Gingrich (Nick Wass/AP)
Gingrich made his stance known during an event for the group that created the pledge-- Iowa conservative Christian organization called the Family Leader.
Yesterday, The Ticket reported that the group had decided over the weekend to remove the slavery language after the public questioned why Minnesota Rep. Bachmann and former Pennsylvania Sen. Santorum would support that sentiment. (Bachmann's camp argues the congresswoman had only agreed to sign a 14 point pledge, not the preamble containing the slavery language.)
But the remaining pledge is still fraught with passages about homosexuality, pornography, women in the military and marriage that are continuing to draw fire from critics. And Gingrich would seem to share at least some of their reservations.
Provisions in the document ask candidates to declare support for the following measures: termination of military leaders who put female soldiers in compromising positions related to forward combat roles; "safeguards" for married and unmarried active and inactive members of the military against same or opposite gender harassment, adultery and "intrusively intimate commingling among attracteds"; "evidence" that marriage leads to better health, sex, longevity and fewer cases of addiction; a "cooling off period" prior to "quickie" divorces; a ban on pornography; and fidelity to his or her spouse.
[You can read the full pledge via the Family Leader: here.]
Gingrich informed the group's president Bob Vander Plaats that he would like to change the language in the pledge before he signs it. Hammond declined to identify which provisions Gingrich would change.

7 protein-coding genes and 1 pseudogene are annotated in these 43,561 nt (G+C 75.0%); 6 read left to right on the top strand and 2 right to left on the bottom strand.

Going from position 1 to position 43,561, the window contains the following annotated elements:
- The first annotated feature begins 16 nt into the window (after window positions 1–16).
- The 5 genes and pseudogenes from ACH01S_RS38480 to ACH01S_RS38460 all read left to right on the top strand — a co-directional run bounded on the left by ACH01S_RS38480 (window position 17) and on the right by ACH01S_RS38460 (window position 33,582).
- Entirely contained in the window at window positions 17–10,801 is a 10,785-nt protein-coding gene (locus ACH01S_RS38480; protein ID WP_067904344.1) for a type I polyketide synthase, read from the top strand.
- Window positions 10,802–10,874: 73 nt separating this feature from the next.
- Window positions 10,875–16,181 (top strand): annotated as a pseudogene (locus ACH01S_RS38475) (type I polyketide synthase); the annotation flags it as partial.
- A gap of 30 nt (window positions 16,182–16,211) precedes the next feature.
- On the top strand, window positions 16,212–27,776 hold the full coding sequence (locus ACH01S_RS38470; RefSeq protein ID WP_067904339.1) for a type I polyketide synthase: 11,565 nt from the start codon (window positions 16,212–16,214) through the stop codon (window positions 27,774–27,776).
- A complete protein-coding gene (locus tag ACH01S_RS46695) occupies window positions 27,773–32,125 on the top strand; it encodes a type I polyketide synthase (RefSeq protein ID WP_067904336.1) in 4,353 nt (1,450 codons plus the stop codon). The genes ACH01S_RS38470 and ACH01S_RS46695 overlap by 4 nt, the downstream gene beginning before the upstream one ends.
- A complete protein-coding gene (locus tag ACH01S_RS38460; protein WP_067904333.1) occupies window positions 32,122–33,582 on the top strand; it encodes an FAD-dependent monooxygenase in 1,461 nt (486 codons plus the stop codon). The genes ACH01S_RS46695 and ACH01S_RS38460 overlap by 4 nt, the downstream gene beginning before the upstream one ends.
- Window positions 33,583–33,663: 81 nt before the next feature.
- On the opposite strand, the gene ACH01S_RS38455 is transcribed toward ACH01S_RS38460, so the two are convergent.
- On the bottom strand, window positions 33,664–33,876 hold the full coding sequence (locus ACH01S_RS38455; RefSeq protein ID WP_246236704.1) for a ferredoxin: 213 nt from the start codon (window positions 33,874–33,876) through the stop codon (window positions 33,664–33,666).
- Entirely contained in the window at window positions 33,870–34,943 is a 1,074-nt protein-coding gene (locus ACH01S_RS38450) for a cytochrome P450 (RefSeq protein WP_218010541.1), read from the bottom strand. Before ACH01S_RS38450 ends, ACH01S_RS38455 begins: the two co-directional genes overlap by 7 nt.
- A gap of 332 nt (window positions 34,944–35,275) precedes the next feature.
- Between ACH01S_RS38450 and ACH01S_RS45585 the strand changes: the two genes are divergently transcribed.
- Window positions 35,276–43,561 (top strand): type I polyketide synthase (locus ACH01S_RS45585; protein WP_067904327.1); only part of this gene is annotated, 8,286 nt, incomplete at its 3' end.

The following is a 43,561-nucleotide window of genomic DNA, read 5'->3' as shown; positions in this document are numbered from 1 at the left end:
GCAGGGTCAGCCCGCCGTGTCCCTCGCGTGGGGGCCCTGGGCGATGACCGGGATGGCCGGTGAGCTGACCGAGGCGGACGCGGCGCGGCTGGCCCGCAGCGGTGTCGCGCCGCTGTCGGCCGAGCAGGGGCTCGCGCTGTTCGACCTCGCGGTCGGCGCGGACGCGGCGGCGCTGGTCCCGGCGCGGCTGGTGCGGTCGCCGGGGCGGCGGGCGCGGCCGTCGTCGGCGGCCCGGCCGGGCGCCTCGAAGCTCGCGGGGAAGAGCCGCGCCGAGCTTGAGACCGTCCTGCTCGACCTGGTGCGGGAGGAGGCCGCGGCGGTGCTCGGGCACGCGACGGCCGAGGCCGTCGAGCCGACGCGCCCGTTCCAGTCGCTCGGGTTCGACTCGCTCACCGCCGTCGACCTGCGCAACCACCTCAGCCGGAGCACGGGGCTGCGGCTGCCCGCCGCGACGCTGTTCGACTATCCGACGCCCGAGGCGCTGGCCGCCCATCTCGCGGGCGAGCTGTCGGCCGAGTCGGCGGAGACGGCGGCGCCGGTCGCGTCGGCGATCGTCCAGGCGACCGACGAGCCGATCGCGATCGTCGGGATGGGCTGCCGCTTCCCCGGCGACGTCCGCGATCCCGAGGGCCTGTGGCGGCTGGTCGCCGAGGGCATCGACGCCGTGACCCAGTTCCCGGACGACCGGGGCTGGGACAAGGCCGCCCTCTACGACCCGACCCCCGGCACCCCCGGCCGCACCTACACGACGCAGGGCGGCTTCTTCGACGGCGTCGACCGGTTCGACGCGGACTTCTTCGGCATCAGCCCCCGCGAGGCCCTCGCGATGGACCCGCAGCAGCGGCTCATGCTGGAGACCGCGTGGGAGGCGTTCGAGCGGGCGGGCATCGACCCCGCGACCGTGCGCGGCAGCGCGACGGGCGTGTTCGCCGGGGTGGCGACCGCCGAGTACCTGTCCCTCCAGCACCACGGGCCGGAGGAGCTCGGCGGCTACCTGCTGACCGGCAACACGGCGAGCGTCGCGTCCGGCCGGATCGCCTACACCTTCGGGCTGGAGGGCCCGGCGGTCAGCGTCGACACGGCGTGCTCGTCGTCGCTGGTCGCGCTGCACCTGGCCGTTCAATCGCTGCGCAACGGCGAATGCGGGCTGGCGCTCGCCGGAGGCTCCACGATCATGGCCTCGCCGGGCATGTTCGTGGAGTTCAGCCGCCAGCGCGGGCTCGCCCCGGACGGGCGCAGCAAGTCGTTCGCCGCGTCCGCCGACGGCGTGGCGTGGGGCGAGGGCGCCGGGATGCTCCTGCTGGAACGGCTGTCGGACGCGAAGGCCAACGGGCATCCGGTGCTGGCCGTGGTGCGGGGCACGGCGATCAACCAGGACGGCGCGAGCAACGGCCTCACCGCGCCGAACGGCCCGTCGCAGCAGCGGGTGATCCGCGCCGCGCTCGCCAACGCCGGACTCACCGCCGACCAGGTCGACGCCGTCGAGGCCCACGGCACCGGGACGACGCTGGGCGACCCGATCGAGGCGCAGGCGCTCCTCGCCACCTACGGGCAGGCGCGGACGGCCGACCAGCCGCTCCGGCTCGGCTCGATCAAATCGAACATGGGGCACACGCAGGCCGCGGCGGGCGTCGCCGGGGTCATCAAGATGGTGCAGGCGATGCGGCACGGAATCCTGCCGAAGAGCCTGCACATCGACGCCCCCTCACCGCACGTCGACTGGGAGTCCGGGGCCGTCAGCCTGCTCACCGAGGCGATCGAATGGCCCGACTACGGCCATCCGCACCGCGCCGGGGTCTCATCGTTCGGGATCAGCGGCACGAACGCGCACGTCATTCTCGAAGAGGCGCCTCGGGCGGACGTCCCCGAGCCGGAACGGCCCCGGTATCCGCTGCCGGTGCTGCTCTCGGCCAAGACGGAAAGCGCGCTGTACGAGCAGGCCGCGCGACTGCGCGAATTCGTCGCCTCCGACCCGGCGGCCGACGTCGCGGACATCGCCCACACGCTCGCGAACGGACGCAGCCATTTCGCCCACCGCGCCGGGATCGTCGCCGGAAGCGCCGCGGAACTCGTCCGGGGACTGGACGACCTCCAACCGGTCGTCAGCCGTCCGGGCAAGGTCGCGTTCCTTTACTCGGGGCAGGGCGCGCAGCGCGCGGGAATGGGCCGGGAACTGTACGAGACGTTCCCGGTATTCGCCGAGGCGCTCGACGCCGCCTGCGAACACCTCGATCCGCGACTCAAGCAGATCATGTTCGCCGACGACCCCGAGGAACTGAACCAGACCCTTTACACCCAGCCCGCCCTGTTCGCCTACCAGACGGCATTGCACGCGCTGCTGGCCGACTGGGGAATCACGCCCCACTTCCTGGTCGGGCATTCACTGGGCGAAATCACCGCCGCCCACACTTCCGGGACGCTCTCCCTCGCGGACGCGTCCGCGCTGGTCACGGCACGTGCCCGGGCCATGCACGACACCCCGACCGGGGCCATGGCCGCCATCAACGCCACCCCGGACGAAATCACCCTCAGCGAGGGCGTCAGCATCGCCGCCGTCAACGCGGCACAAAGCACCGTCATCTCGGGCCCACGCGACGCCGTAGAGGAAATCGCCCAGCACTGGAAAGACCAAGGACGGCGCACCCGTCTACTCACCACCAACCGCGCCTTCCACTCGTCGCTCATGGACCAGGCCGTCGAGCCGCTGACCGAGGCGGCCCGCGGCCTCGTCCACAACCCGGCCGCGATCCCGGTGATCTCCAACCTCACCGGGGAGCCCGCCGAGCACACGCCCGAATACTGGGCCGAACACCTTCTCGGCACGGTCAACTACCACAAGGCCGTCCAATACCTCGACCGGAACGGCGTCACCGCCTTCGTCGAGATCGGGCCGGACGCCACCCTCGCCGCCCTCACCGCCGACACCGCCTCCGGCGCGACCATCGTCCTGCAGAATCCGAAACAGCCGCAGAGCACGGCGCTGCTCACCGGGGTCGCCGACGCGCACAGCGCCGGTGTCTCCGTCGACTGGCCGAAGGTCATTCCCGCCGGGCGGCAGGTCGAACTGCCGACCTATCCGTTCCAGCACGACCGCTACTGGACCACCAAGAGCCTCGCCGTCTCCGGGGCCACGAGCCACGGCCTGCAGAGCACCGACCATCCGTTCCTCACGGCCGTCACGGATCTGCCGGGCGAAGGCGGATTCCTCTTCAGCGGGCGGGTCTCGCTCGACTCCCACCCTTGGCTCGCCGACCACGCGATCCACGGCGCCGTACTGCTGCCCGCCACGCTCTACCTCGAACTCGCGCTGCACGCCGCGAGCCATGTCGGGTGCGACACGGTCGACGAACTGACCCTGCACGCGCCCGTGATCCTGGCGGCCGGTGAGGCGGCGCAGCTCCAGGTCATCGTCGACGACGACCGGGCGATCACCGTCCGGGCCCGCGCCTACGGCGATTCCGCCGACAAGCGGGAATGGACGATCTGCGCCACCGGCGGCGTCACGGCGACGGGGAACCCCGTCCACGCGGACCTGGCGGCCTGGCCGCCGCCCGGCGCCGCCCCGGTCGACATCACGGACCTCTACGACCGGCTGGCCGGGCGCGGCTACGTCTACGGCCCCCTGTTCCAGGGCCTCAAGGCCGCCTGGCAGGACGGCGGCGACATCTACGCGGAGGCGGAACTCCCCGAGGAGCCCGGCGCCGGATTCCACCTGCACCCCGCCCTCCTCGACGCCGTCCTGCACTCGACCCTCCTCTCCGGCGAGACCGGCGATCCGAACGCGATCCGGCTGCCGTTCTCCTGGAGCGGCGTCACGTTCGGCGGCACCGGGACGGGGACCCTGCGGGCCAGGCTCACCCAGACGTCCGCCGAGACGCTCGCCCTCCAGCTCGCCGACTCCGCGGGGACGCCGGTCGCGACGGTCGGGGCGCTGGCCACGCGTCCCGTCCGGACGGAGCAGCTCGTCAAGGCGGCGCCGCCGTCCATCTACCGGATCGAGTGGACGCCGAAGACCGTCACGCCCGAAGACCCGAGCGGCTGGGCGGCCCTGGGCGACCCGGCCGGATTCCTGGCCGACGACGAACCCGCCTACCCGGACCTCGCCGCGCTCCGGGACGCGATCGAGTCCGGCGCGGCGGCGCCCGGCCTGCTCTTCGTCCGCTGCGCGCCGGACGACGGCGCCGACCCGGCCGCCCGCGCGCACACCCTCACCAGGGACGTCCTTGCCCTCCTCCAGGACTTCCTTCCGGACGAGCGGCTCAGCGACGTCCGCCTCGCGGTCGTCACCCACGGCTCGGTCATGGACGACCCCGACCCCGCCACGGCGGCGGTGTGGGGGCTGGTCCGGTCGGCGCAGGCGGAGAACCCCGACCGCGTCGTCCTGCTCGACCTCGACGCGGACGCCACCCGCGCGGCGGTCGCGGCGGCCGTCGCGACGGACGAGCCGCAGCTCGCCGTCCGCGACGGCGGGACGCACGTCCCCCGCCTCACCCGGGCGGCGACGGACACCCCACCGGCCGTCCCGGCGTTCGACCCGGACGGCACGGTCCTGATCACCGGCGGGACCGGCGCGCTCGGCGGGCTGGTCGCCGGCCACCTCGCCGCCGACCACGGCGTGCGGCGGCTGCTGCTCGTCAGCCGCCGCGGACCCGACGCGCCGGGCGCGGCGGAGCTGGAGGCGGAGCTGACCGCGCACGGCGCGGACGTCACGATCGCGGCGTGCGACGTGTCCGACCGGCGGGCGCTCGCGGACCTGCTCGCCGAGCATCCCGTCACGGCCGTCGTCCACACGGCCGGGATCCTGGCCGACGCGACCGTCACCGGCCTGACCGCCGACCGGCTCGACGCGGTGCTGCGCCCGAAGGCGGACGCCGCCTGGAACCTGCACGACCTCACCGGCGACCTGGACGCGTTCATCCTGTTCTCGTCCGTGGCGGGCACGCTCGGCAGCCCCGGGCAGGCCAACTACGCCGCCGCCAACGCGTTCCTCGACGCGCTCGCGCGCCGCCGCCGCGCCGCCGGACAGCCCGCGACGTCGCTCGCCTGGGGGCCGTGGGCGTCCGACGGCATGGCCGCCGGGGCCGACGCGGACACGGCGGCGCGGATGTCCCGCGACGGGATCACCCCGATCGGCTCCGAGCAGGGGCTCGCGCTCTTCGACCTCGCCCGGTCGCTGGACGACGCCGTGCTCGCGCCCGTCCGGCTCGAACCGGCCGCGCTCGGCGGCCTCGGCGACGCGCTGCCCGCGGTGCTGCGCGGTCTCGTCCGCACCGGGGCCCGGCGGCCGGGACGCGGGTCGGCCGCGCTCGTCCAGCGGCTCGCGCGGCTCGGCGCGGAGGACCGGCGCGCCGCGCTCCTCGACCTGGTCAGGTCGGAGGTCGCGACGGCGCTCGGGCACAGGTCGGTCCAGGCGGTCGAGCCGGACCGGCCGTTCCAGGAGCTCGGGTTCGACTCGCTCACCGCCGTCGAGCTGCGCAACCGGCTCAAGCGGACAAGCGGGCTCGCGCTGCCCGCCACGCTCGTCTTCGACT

Gingrich has a history of infidelity and divorces, which has posed a challenge in promoting his candidacy to evangelical conservatives.
No additional GOP presidential contenders have yet publicly reported an intention to sign the pledge.
Former Minnesota Gov. Tim Pawlenty and Texas Rep. Ron Paul said Monday they're still reviewing the document, the Des Moines Register reports.
Businessman Herman Cain, who is black, told the Register he is hesitant about signing the pledge after hearing that it contained controversial language but said he hadn't read it himself.
Former New Mexico Gov. Gary Johnson, an underdog candidate known for his libertarian streak, blasted the pledge as discriminatory, un-Republican and offensive. "This type of rhetoric is what gives Republicans a bad name," Johnson said in a statement.
- Bob Vander Plaats
- Newt Gingrich
- Texas Rep. Ron Paul
- Rick Santorum
- Michele Bachmann